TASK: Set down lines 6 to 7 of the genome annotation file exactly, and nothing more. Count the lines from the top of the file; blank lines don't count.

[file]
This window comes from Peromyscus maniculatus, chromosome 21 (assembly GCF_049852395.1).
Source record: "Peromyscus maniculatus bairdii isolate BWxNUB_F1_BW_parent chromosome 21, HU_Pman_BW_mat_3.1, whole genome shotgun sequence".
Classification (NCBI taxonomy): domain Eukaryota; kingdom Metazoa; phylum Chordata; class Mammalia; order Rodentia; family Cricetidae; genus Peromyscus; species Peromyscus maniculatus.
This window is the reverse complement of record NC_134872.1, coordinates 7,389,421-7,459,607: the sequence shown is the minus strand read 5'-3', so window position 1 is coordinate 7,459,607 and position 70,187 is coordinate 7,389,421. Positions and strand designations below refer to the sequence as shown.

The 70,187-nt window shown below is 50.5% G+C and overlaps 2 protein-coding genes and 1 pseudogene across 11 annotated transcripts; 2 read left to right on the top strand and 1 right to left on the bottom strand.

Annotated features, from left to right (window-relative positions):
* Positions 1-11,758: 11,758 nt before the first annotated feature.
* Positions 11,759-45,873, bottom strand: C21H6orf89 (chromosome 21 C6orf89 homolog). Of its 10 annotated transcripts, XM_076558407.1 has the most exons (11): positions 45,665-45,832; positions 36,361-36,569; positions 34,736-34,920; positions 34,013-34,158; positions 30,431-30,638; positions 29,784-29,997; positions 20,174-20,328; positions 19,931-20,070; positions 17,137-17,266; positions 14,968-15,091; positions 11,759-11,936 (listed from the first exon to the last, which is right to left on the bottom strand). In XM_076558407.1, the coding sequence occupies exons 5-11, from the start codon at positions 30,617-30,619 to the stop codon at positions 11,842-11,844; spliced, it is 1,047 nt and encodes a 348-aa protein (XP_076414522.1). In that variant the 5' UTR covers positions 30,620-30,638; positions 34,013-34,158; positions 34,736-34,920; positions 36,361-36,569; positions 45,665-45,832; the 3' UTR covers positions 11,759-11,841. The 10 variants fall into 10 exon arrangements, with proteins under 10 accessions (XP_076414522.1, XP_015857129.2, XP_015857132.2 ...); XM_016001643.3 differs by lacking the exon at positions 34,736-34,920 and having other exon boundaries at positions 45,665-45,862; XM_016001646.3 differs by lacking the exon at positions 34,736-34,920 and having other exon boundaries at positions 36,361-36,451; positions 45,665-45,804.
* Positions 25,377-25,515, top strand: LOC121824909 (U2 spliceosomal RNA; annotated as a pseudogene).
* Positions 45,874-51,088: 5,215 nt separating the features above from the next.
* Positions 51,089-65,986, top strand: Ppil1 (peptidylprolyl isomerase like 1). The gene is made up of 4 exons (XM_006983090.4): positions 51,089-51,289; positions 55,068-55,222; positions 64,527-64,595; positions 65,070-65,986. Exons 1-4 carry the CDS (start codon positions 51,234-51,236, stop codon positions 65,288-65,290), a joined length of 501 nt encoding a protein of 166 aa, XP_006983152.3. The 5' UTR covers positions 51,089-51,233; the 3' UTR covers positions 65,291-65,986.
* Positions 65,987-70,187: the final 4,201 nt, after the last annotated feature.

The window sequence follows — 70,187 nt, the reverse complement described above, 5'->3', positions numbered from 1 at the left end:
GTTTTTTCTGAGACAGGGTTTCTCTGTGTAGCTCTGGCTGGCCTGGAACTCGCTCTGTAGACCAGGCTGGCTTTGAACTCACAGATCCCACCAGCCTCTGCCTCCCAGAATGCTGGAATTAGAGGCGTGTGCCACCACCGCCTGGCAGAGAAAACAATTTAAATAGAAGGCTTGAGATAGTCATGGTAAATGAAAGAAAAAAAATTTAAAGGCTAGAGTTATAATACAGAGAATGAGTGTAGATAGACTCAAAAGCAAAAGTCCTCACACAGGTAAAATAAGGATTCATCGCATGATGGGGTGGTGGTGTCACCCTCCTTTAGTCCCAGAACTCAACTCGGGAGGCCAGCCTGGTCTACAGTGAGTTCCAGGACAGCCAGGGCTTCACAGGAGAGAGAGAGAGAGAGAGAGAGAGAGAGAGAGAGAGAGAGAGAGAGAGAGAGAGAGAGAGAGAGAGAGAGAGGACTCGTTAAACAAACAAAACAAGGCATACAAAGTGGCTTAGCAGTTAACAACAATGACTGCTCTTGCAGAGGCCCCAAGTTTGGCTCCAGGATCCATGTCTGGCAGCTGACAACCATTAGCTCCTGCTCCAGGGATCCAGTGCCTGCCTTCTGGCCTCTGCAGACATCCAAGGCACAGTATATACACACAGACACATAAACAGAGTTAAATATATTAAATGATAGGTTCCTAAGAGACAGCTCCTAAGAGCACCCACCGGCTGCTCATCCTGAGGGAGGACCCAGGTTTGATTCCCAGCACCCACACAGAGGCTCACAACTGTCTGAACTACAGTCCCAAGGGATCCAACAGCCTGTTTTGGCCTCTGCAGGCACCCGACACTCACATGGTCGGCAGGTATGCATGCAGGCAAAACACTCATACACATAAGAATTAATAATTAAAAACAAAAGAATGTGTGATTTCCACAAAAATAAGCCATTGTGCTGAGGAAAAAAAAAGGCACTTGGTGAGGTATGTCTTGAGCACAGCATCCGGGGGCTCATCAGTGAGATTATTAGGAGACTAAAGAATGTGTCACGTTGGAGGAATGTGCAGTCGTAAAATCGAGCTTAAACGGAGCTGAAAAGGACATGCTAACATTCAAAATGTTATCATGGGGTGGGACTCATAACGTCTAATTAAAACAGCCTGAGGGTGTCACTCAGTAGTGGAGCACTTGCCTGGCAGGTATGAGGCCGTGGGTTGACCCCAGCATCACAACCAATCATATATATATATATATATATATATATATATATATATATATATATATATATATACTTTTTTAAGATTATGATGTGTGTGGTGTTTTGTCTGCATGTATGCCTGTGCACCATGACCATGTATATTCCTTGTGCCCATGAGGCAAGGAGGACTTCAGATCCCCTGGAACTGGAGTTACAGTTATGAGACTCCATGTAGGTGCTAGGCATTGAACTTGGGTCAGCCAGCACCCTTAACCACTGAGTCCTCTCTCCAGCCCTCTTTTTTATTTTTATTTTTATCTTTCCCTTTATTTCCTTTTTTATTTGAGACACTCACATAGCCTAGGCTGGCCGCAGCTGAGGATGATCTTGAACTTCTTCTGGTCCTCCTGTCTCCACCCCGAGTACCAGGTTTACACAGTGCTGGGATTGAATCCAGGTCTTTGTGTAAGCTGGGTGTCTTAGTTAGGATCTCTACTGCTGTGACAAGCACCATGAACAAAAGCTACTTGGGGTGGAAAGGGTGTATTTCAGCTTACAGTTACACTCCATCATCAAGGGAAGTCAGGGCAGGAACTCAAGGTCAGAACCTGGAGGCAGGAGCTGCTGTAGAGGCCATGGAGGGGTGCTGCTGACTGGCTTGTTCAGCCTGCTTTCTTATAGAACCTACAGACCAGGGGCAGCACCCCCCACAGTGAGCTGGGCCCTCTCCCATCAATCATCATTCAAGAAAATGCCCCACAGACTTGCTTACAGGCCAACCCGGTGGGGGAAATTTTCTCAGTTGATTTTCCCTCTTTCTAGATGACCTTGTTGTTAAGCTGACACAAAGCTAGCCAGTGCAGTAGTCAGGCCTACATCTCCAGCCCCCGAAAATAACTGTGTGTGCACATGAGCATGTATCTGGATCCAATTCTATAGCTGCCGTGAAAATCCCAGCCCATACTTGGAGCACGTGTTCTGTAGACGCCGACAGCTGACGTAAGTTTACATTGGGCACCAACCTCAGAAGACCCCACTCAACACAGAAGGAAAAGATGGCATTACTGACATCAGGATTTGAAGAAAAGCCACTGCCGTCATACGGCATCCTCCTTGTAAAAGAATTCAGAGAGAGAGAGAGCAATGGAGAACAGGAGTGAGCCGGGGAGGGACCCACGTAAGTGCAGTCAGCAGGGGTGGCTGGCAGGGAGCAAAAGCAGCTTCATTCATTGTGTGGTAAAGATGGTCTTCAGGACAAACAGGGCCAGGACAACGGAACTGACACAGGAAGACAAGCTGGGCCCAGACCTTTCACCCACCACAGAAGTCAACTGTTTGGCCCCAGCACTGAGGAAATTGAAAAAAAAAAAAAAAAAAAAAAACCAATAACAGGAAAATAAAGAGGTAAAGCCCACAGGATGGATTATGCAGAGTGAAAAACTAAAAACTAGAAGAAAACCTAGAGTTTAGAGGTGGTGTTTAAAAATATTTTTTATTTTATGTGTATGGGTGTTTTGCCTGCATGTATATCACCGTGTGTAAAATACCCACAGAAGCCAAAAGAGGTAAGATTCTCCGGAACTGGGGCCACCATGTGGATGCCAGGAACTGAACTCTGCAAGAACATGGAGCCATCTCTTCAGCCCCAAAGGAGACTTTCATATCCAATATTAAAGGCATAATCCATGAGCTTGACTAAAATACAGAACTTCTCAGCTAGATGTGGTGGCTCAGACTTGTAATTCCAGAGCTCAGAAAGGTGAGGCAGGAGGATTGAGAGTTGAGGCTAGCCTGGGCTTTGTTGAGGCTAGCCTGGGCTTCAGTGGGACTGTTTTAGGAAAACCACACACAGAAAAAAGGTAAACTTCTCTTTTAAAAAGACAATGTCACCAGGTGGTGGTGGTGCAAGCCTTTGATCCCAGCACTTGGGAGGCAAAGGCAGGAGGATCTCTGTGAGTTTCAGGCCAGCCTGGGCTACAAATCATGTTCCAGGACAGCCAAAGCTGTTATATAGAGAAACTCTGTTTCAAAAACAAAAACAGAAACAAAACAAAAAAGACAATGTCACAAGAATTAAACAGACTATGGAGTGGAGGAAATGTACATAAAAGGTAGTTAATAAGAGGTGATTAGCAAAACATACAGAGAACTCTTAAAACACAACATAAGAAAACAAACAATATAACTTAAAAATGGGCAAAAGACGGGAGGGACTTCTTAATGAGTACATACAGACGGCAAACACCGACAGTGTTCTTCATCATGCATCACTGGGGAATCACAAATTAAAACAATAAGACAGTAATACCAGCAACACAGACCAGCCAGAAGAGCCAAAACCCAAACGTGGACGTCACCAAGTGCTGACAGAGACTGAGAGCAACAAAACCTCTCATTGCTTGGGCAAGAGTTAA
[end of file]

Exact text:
Annotated features, from left to right (window-relative positions):
* Positions 1-11,758: 11,758 nt before the first annotated feature.